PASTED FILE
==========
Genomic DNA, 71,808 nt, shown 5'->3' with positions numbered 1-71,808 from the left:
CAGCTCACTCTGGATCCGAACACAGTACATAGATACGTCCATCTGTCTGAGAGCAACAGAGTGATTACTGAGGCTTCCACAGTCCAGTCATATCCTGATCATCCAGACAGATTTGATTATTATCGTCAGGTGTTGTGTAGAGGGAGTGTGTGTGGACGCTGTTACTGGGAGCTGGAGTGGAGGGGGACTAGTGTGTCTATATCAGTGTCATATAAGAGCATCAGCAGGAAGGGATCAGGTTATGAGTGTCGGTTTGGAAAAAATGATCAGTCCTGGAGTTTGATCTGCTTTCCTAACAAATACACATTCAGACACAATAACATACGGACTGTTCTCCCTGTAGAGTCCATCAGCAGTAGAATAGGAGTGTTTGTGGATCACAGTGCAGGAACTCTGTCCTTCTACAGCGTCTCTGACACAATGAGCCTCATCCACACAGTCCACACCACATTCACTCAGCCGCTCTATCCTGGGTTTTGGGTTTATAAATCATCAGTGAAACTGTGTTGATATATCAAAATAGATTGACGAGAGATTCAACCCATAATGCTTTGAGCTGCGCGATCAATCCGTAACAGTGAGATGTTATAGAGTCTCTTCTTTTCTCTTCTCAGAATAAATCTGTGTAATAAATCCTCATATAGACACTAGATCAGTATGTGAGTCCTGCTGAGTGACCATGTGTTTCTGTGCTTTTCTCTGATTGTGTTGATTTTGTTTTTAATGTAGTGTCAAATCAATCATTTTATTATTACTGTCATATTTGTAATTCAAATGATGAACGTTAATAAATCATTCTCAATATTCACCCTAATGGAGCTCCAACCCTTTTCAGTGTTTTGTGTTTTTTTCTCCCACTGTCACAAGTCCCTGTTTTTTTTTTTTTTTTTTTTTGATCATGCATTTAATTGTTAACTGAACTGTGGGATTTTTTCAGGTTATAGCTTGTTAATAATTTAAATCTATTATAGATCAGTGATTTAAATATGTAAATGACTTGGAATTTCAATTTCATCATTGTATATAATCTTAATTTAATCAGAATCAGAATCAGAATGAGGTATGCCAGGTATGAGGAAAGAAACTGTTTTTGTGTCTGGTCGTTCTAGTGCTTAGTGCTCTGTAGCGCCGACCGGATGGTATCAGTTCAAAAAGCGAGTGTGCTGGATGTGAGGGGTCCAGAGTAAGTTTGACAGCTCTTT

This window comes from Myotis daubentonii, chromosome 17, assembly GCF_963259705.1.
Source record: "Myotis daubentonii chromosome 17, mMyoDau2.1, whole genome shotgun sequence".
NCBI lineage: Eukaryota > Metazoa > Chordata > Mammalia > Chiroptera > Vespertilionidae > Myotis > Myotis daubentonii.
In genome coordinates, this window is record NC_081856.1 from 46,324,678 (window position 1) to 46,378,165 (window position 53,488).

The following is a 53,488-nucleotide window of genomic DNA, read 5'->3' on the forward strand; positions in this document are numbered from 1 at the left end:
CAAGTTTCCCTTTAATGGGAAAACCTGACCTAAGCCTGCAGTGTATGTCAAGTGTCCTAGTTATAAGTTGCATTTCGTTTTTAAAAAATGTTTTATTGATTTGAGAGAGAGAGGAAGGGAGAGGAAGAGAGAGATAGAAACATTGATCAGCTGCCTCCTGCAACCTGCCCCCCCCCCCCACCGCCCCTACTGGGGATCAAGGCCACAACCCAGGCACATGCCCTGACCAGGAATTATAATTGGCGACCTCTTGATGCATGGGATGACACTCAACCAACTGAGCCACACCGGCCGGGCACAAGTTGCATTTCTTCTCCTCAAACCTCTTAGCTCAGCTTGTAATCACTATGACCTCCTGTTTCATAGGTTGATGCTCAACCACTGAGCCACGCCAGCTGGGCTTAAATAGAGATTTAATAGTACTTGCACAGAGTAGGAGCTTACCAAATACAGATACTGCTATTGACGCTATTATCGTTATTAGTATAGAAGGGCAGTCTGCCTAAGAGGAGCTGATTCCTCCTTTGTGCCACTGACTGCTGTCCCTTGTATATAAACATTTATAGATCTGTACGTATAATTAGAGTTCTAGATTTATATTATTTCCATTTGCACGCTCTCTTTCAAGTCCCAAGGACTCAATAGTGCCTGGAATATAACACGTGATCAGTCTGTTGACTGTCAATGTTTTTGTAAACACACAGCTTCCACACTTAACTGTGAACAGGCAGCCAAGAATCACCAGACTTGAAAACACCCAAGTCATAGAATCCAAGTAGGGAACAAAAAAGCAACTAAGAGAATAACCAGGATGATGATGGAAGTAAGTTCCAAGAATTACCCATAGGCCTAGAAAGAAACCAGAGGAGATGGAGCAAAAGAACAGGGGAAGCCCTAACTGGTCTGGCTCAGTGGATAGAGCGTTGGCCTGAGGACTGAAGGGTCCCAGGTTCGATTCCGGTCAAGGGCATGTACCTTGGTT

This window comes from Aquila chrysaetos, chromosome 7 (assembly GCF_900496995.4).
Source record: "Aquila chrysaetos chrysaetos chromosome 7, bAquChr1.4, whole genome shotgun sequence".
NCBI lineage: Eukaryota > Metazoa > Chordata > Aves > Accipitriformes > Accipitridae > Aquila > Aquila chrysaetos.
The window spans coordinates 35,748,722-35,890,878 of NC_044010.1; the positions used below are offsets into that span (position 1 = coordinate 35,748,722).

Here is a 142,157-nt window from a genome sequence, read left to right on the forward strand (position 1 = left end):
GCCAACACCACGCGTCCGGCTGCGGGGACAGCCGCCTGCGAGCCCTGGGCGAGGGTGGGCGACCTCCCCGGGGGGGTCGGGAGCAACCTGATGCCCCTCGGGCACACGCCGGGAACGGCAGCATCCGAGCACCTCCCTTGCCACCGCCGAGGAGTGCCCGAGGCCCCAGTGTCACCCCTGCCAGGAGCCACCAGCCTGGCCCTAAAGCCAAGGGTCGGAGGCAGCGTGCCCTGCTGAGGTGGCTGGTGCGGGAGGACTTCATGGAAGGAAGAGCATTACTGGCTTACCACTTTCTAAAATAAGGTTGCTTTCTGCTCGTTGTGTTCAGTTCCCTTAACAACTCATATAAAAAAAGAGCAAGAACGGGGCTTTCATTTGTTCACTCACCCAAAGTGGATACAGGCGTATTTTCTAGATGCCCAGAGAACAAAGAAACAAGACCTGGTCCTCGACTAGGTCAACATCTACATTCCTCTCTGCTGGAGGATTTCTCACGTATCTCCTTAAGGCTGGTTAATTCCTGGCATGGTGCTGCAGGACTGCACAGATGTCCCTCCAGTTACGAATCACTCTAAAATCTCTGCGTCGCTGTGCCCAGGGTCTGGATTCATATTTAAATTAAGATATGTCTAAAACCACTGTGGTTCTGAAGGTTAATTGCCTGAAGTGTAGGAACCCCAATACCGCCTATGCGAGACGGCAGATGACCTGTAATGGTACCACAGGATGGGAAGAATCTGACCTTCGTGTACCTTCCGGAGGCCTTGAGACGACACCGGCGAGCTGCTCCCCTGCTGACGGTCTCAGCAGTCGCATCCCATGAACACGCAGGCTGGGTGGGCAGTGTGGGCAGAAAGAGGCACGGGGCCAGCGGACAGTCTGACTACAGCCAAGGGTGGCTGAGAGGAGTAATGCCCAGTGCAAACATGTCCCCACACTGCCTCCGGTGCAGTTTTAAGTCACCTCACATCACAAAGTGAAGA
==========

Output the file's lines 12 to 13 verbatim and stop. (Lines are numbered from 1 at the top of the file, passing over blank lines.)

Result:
The window spans coordinates 35,748,722-35,890,878 of NC_044010.1; the positions used below are offsets into that span (position 1 = coordinate 35,748,722).

Here is a 142,157-nt window from a genome sequence, read left to right on the forward strand (position 1 = left end):